My personal bouncer gave the therapist a warning look. (The conference provided each journalist with a bouncer to get rid of people who talked too long. It was glorious.)

“So, will you write about it?” the therapist asked.

“Probably not.”

His face fell, and he walked away.

“Weird how people always throw in quantum mechanics,” my bouncer said.

“Seriously.”

Then I noticed that the next marketer in line, an older woman with a kind face, was listening to us.

“Sorry, I hope you’re not here to tell me about quantum mechanics,” I said. She laughed.

“I’ve been recycling since the 80s,” she told me. I perked up.

“But I’m actually here to tell you about a new therapy I invented,” she continued. “You search out your negative thoughts and turn them into positive ones.”

It's not just New Agey or self-proclaimed "therapists" who are jumping onto this bandwagon. Governments and businesses are working to figure out how to keep their employees and citizens happy through advances in science and technology. And not everyone is convinced this is a good thing.

“The risk is that this science ends up blaming — and medicating — individuals for their own misery, and ignores the context that contributed to it," writes sociological theorist William Davies in his book, "The Happiness Industry."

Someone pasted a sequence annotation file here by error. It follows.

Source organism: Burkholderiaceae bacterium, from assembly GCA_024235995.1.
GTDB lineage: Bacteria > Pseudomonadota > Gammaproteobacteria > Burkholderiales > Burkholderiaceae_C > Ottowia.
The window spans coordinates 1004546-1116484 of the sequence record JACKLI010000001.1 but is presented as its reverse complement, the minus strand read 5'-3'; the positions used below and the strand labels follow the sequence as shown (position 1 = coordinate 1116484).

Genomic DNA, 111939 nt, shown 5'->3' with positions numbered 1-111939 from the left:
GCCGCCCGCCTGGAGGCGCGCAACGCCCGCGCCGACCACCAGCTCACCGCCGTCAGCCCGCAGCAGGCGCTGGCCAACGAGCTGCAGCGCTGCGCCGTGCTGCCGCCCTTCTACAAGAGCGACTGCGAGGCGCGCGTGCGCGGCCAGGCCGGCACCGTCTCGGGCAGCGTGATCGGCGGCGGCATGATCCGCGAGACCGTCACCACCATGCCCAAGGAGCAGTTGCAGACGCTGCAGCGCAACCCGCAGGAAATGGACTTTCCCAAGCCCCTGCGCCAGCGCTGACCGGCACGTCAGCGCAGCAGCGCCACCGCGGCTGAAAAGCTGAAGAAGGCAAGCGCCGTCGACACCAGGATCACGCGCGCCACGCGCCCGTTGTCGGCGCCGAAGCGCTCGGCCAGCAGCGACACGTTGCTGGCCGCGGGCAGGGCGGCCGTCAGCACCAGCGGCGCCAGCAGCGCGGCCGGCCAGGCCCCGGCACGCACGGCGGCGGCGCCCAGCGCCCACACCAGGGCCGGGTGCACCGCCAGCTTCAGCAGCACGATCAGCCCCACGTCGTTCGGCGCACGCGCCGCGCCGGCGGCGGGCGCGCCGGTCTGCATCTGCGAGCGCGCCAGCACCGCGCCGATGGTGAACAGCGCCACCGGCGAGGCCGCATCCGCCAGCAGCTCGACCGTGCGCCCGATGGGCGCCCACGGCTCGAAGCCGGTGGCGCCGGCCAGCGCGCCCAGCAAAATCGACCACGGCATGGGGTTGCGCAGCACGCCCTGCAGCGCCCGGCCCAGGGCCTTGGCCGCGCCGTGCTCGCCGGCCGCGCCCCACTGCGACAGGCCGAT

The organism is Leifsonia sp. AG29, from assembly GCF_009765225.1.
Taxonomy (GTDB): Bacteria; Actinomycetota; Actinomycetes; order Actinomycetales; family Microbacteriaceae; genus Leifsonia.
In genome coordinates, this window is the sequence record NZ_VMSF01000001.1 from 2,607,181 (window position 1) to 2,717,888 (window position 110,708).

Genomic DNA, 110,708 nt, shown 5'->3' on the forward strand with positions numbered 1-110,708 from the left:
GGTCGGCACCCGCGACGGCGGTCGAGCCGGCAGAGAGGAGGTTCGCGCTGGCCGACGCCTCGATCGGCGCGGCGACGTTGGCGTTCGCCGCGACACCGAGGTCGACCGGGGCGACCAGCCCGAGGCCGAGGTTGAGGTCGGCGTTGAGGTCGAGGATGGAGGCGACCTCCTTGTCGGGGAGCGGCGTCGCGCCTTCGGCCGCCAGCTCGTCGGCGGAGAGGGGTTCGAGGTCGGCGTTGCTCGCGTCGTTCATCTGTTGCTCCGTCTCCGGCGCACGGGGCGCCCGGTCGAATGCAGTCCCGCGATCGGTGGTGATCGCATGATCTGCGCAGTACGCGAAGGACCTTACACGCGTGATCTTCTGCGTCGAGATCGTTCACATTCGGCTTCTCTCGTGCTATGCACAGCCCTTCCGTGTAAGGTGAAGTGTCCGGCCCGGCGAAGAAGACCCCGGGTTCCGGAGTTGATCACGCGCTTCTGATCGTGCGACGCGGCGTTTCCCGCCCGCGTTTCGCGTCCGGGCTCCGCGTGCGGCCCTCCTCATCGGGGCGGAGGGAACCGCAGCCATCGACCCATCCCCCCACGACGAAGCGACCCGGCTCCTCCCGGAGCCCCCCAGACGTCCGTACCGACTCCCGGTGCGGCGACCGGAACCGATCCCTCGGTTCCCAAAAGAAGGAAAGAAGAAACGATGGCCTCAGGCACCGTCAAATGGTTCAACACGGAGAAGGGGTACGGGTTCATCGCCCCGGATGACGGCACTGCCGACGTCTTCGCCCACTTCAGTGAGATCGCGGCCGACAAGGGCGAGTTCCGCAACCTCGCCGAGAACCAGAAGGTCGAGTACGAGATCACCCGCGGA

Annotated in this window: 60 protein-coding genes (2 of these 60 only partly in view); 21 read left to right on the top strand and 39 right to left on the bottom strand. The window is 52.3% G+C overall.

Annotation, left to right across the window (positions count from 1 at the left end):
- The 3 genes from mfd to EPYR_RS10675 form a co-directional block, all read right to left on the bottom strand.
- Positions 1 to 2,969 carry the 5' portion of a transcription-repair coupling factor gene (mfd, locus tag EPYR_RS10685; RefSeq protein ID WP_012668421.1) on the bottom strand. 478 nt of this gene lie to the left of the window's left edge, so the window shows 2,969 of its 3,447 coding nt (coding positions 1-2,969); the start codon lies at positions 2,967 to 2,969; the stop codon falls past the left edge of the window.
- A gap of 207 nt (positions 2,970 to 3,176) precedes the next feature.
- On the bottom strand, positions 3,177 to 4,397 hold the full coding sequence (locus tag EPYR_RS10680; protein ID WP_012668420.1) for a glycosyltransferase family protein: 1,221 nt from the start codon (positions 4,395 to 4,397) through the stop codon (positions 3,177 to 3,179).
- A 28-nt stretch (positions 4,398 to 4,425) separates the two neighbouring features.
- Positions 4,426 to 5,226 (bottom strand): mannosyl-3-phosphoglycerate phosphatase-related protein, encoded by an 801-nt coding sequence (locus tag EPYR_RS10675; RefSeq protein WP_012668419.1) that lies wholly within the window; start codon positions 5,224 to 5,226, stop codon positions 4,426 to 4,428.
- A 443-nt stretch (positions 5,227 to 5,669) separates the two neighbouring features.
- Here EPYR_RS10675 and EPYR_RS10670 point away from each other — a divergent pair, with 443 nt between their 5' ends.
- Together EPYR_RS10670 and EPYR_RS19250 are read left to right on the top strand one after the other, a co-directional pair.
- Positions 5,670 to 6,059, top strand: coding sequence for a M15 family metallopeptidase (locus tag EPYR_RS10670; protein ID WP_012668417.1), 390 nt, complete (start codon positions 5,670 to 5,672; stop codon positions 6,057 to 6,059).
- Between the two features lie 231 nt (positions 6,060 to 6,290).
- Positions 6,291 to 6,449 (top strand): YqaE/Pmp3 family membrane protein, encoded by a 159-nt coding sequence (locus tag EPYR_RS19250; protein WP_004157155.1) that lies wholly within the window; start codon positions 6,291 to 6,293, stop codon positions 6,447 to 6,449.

Davis thinks that, while plenty of self-help and positive psychology techniques are useful, people should take a closer look at the industry as a whole.

“The mood-tracking technologies, sentiment analysis algorithms and stress-busting meditation techniques are put to work in the service of certain political and economic interests," he continues. "They are not simply gifted to us for our own Aristotelian flourishing."

Simply put, Davies says that businesses need their employees' minds, not just their bodies. Depressed workers hurt profits. But unequal societies focused on money and competition create miserable workers. It's a catch-22. Self-help, meanwhile, tells workers that the problem is in their minds.

"Psychology is very often how societies avoid looking in the mirror," Davis wrote.

I had to admit, I was indeed feeling a bit suspicious of the industry during the conference. The number of self-help pitches was overwhelming. I heard at least another dozen of them over the next couple hours. Just before closing, a squat, balding man approached me, and I braced myself for yet another Surprising Secret To Happiness.

“I was a terrorist,” the man told me.

“What?”

He grew up in a Middle Eastern country and trained to be a suicide bomber. Then he freaked out and shot himself to avoid actually bombing anyone.

“I went into a downward spiral,” he told me. “I got into drugs and alcohol. But I discovered something.”

I leaned in.

“I realized that the secret to happiness was all about creating meaningful personal connections,” he said. “Anyone can turn failure into success. I wrote a book about it …”

My weird run-in with the self-help industry
I went to a conference searching for sustainability topics. It was not a winning strategy.